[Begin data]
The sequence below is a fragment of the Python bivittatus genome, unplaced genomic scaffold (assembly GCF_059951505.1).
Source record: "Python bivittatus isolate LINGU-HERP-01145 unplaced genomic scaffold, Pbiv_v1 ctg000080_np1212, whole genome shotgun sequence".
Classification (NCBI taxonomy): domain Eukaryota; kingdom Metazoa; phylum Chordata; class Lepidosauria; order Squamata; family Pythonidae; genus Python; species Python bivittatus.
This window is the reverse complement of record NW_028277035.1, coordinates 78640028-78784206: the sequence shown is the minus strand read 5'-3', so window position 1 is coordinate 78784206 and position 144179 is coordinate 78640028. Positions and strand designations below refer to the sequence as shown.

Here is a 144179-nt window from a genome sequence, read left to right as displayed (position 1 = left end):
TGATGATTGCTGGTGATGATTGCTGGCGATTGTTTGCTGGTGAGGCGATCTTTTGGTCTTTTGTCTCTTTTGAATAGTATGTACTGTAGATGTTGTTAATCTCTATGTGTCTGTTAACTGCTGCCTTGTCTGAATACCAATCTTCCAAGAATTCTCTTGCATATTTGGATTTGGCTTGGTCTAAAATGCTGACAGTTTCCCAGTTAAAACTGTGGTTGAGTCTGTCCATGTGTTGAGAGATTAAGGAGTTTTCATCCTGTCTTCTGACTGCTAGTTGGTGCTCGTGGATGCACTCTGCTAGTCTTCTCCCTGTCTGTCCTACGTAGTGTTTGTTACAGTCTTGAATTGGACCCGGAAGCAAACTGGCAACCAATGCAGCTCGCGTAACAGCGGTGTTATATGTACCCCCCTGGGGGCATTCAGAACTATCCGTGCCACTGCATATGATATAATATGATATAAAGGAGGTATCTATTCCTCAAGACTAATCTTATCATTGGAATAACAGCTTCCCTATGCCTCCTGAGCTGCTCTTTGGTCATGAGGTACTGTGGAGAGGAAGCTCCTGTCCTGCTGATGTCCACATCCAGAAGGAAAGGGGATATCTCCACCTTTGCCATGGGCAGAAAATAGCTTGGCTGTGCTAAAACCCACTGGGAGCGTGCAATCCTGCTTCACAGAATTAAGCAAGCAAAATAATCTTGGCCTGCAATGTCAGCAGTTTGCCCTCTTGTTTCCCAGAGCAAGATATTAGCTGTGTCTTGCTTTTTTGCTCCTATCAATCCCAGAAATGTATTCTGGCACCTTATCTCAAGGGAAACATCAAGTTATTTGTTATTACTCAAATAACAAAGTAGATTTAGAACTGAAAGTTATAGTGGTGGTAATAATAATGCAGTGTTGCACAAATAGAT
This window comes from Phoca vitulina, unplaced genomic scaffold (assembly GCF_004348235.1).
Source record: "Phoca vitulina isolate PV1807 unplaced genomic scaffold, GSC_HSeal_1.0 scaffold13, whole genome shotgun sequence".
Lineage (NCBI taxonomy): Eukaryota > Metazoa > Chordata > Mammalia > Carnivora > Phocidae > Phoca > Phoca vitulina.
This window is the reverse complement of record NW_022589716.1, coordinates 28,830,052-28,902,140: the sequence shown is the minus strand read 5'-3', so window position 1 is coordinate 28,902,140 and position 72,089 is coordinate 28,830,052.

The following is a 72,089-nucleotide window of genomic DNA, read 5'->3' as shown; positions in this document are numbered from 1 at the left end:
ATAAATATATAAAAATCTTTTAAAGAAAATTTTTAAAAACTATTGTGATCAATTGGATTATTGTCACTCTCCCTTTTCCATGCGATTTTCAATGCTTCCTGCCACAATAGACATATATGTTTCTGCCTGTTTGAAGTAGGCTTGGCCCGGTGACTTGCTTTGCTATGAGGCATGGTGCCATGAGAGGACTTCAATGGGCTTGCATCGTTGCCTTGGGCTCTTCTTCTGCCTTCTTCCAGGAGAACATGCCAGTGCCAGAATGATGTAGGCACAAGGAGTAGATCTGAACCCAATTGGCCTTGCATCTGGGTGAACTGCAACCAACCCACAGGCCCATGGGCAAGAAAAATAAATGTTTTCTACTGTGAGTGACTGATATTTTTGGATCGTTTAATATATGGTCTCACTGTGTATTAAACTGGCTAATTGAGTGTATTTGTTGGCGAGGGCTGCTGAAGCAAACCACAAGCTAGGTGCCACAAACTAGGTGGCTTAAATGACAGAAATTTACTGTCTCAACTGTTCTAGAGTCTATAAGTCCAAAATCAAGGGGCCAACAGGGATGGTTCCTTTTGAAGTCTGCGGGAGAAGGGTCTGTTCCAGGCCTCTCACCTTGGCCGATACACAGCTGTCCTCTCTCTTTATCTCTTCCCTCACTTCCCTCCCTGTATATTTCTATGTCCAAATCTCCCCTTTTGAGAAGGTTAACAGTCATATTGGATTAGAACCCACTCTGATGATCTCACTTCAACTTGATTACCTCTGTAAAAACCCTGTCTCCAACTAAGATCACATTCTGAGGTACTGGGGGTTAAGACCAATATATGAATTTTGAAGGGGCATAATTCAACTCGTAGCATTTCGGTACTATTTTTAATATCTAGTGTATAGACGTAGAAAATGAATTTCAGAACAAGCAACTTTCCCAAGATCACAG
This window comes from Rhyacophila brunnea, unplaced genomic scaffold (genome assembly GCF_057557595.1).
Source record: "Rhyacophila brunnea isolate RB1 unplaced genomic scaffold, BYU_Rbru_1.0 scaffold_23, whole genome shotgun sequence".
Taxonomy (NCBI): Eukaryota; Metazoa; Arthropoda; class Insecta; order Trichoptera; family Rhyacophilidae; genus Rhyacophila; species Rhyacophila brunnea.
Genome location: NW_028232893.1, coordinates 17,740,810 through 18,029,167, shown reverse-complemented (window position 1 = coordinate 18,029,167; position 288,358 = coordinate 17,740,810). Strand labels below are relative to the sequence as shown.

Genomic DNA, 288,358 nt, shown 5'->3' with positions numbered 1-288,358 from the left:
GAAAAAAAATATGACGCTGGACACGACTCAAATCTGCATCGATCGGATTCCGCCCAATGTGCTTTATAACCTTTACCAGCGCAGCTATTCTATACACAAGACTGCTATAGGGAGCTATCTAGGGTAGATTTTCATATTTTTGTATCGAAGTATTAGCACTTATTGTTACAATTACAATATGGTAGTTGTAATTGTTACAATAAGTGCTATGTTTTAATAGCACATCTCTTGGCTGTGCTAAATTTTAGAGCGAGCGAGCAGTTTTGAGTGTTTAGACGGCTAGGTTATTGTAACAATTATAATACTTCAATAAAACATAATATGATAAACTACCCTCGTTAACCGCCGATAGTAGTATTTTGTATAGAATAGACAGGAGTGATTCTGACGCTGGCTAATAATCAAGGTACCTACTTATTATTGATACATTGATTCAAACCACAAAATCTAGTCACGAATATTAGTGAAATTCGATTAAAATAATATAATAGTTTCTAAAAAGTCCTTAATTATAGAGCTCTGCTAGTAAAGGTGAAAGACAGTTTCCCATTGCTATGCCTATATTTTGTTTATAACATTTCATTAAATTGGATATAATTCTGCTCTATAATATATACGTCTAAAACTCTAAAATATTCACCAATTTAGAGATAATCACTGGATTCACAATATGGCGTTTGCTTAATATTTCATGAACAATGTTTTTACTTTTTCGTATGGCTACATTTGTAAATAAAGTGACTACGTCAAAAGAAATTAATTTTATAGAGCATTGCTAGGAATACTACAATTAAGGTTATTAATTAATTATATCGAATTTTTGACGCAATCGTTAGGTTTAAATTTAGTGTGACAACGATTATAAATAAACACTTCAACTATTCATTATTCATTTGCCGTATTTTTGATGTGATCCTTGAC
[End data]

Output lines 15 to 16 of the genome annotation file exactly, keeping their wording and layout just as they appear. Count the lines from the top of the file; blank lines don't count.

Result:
Taxonomy (NCBI): Eukaryota; Metazoa; Arthropoda; class Insecta; order Trichoptera; family Rhyacophilidae; genus Rhyacophila; species Rhyacophila brunnea.
Genome location: NW_028232893.1, coordinates 17,740,810 through 18,029,167, shown reverse-complemented (window position 1 = coordinate 18,029,167; position 288,358 = coordinate 17,740,810). Strand labels below are relative to the sequence as shown.